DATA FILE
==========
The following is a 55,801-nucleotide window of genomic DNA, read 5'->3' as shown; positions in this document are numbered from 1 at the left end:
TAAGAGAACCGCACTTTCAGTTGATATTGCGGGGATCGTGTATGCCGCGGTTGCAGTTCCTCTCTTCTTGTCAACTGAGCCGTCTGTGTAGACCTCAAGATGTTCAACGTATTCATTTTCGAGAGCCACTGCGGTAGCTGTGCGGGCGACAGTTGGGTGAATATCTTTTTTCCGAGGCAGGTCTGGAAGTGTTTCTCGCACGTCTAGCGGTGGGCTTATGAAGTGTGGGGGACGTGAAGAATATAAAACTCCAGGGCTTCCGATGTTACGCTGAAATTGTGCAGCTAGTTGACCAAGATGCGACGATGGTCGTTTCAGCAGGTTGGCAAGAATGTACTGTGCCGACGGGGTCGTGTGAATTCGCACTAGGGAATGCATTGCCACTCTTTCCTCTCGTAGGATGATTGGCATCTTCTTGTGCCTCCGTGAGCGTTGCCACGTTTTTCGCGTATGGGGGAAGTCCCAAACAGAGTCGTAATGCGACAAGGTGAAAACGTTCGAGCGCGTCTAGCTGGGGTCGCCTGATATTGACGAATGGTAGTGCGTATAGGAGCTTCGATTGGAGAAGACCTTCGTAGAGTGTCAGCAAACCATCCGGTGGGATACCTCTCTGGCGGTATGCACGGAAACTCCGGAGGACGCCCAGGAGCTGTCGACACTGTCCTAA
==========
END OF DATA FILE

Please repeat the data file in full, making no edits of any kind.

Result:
The following is a 55,801-nucleotide window of genomic DNA, read 5'->3' as shown; positions in this document are numbered from 1 at the left end:
TAAGAGAACCGCACTTTCAGTTGATATTGCGGGGATCGTGTATGCCGCGGTTGCAGTTCCTCTCTTCTTGTCAACTGAGCCGTCTGTGTAGACCTCAAGATGTTCAACGTATTCATTTTCGAGAGCCACTGCGGTAGCTGTGCGGGCGACAGTTGGGTGAATATCTTTTTTCCGAGGCAGGTCTGGAAGTGTTTCTCGCACGTCTAGCGGTGGGCTTATGAAGTGTGGGGGACGTGAAGAATATAAAACTCCAGGGCTTCCGATGTTACGCTGAAATTGTGCAGCTAGTTGACCAAGATGCGACGATGGTCGTTTCAGCAGGTTGGCAAGAATGTACTGTGCCGACGGGGTCGTGTGAATTCGCACTAGGGAATGCATTGCCACTCTTTCCTCTCGTAGGATGATTGGCATCTTCTTGTGCCTCCGTGAGCGTTGCCACGTTTTTCGCGTATGGGGGAAGTCCCAAACAGAGTCGTAATGCGACAAGGTGAAAACGTTCGAGCGCGTCTAGCTGGGGTCGCCTGATATTGACGAATGGTAGTGCGTATAGGAGCTTCGATTGGAGAAGACCTTCGTAGAGTGTCAGCAAACCATCCGGTGGGATACCTCTCTGGCGGTATGCACGGAAACTCCGGAGGACGCCCAGGAGCTGTCGACACTGTCCTAA